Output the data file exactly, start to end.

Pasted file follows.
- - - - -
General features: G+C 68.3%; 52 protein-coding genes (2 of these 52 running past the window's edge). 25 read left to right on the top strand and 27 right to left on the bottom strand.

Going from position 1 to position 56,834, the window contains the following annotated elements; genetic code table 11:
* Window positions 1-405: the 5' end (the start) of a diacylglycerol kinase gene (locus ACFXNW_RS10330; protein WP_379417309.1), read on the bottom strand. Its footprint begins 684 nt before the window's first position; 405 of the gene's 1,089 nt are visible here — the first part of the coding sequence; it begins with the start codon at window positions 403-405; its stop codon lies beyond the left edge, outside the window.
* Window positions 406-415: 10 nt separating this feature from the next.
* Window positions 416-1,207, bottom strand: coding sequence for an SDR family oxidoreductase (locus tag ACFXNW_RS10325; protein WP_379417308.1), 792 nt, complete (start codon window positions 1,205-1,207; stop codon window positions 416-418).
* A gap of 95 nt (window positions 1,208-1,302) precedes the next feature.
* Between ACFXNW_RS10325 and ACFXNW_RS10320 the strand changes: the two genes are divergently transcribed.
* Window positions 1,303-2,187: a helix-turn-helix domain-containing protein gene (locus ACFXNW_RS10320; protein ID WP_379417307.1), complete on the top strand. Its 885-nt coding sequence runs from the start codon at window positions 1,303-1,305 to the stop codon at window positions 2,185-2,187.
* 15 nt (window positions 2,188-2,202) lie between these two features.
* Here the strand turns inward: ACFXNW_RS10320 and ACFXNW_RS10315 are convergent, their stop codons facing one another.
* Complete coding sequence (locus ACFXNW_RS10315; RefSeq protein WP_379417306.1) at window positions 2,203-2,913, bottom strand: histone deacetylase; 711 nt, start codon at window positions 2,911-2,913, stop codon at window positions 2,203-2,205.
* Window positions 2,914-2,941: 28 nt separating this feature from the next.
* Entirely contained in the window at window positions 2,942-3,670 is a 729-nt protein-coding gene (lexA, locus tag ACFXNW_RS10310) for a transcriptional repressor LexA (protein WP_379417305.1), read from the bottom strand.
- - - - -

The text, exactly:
General features: G+C 68.3%; 52 protein-coding genes (2 of these 52 running past the window's edge). 25 read left to right on the top strand and 27 right to left on the bottom strand.

Going from position 1 to position 56,834, the window contains the following annotated elements; genetic code table 11:
* Window positions 1-405: the 5' end (the start) of a diacylglycerol kinase gene (locus ACFXNW_RS10330; protein WP_379417309.1), read on the bottom strand. Its footprint begins 684 nt before the window's first position; 405 of the gene's 1,089 nt are visible here — the first part of the coding sequence; it begins with the start codon at window positions 403-405; its stop codon lies beyond the left edge, outside the window.
* Window positions 406-415: 10 nt separating this feature from the next.
* Window positions 416-1,207, bottom strand: coding sequence for an SDR family oxidoreductase (locus tag ACFXNW_RS10325; protein WP_379417308.1), 792 nt, complete (start codon window positions 1,205-1,207; stop codon window positions 416-418).
* A gap of 95 nt (window positions 1,208-1,302) precedes the next feature.
* Between ACFXNW_RS10325 and ACFXNW_RS10320 the strand changes: the two genes are divergently transcribed.
* Window positions 1,303-2,187: a helix-turn-helix domain-containing protein gene (locus ACFXNW_RS10320; protein ID WP_379417307.1), complete on the top strand. Its 885-nt coding sequence runs from the start codon at window positions 1,303-1,305 to the stop codon at window positions 2,185-2,187.
* 15 nt (window positions 2,188-2,202) lie between these two features.
* Here the strand turns inward: ACFXNW_RS10320 and ACFXNW_RS10315 are convergent, their stop codons facing one another.
* Complete coding sequence (locus ACFXNW_RS10315; RefSeq protein WP_379417306.1) at window positions 2,203-2,913, bottom strand: histone deacetylase; 711 nt, start codon at window positions 2,911-2,913, stop codon at window positions 2,203-2,205.
* Window positions 2,914-2,941: 28 nt separating this feature from the next.
* Entirely contained in the window at window positions 2,942-3,670 is a 729-nt protein-coding gene (lexA, locus tag ACFXNW_RS10310) for a transcriptional repressor LexA (protein WP_379417305.1), read from the bottom strand.